A few days before, Gujarat chief minister Narendra Modi was declared the prime ministerial candidate of BJP led NDA. I heard on television, intellectuals thinkers, analysts and opinion makers proclaiming how Modi does not represent their idea of India. Similar thoughts have been echoed by nobel laureate Prof. Amartya Sen, best selling author Amitabh Ghosh, and Kannada writer and critic Prof. U. R. Ananthamurthy. In a democracy we all have our right to project the person we think represent us. So i have no issue with someone not liking NDA’s choice of prime minister of India. If he is saavy enought to secure majority for his electoral alliance, he will rule India. 
It, however, got me thinking. Why so many notable people wish and pray that  Modi led NDA do not come to power. One reason, I believe is the fear that Modi may polarize India along religious lines. There may be discrimination against minorities. Minorities may be relegated to the status of second class citizens in their own country. In essence, pluralistic cultural fabric of india may be lost forever.
These are valid arguments. However, in Modi led Gujarat have we seen any riot for past ten years or more? Many claim minorities have been discriminated against and minorities have been bludgeoned to submission. In last assembly election, BJP has won from muslim dominated areas of Gujarat. In local body elections, many muslim candidates have contested and won under BJP ticked in Gujarat. Is this any indicator of discrimination against minorities? May be, truly muslims are afraid of BJP. Modi as leader of BJP led NDA has to work extra hard to remove fear among minority communities.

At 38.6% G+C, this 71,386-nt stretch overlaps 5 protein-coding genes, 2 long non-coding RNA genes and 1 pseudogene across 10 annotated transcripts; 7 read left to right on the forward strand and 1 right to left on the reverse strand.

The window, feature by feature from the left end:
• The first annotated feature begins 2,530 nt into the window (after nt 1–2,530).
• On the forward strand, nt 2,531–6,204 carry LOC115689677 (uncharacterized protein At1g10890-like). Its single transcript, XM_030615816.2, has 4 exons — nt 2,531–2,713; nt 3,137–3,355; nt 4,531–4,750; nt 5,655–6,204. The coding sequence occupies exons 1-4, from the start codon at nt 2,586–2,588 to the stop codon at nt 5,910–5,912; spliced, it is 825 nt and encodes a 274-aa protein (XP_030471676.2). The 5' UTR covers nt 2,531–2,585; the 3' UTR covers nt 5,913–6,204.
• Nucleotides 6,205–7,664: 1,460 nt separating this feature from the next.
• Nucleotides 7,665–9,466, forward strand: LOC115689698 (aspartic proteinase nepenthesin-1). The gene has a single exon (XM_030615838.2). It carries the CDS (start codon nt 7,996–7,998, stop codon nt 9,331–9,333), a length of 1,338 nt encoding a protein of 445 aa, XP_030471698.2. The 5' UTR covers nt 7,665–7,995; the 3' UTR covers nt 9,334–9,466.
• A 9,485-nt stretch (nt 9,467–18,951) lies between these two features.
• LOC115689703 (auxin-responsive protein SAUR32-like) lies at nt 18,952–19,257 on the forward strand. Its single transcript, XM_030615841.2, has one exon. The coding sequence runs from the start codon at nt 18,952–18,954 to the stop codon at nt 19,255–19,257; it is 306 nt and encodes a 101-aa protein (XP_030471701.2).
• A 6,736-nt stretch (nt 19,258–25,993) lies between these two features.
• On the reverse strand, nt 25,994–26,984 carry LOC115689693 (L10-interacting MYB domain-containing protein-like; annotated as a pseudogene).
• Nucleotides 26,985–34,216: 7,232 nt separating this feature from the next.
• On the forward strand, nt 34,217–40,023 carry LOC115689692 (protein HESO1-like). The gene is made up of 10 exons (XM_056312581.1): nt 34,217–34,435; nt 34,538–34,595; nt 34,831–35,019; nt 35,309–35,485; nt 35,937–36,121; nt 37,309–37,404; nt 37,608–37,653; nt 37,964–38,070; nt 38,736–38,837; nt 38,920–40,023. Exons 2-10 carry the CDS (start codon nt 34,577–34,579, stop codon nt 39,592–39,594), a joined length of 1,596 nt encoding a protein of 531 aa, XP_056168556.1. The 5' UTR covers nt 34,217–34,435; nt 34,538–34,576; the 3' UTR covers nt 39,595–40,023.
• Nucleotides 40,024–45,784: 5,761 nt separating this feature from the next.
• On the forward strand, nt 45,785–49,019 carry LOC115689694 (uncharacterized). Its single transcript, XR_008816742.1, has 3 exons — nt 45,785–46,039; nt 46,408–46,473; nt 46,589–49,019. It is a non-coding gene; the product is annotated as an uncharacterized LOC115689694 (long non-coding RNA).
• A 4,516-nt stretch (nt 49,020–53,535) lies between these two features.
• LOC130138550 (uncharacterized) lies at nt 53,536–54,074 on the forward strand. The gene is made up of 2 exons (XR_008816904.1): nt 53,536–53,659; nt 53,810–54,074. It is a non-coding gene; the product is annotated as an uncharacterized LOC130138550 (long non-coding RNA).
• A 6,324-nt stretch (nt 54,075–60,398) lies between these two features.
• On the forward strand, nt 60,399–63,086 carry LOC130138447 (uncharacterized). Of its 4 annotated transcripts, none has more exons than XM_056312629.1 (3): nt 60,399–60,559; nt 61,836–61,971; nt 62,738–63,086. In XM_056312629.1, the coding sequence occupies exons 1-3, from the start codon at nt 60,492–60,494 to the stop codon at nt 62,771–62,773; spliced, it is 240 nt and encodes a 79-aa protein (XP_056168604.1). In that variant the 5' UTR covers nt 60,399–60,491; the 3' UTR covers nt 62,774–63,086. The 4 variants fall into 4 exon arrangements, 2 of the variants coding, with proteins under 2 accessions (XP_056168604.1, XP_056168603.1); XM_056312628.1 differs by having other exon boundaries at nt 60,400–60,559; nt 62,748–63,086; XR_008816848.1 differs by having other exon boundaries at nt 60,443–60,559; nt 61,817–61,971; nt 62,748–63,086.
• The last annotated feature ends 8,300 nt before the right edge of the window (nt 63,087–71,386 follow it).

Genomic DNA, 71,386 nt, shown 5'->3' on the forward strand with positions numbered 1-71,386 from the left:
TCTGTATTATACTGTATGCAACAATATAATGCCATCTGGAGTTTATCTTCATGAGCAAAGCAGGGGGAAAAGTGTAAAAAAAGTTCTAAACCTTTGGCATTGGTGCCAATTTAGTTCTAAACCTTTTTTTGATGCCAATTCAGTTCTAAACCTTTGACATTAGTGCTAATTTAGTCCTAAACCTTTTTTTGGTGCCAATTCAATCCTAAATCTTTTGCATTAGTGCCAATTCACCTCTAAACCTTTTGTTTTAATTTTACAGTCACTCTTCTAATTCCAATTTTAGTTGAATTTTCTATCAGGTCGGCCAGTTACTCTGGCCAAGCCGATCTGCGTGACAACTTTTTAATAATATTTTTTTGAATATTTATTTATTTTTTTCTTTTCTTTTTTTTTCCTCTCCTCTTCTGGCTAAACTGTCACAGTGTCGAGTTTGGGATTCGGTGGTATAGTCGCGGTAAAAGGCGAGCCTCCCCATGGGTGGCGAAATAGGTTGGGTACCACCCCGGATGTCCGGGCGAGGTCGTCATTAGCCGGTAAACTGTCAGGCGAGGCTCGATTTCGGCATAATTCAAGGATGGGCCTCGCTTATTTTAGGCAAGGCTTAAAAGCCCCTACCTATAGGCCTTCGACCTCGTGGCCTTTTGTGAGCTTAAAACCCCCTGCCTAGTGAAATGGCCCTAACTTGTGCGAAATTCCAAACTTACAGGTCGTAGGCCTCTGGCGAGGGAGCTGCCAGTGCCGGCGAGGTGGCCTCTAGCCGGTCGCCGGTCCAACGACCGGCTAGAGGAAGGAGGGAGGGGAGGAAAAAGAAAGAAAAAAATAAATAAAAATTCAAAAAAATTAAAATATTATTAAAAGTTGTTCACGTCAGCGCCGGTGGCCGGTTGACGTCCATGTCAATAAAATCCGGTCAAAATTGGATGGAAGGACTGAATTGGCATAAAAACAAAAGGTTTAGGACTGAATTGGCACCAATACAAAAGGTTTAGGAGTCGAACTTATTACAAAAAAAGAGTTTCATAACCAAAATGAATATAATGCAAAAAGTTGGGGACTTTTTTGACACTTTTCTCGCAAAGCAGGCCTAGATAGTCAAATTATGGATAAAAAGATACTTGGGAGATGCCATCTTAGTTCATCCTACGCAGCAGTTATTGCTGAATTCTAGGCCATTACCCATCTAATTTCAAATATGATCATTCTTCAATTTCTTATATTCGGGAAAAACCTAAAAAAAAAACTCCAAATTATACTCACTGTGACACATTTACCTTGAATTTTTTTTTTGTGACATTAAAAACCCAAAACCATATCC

History of congress has been tainted with riots. We may recall, complicity of congress in anti-sikh violence post assassination of Mrs. Indira Gandhi. More recently, riots broke out in Muzaffarnagar, UP. Involvement of a senior member of ruling Samajwadi Party was allegedly captured in a TV sting operation. An elected representative of ruling party, made arrangement to get his own co-religionists massacred with the intention of coming out as saviour later. Strangely, not many people exhibited antipathy to ally with Congress in elections in the past, and not many are thinking now of making Samajwadi Party untouchable either. The mask of secularism has come off Samajwadi Party, a major prop to minority UPA government at the centre. I hope all parties, that swear by secularism, will now boycott  Samajwadi Party, like they shunned BJP. Electoral alliance with Samajwadi Party must be as much taboo as it is with BJP.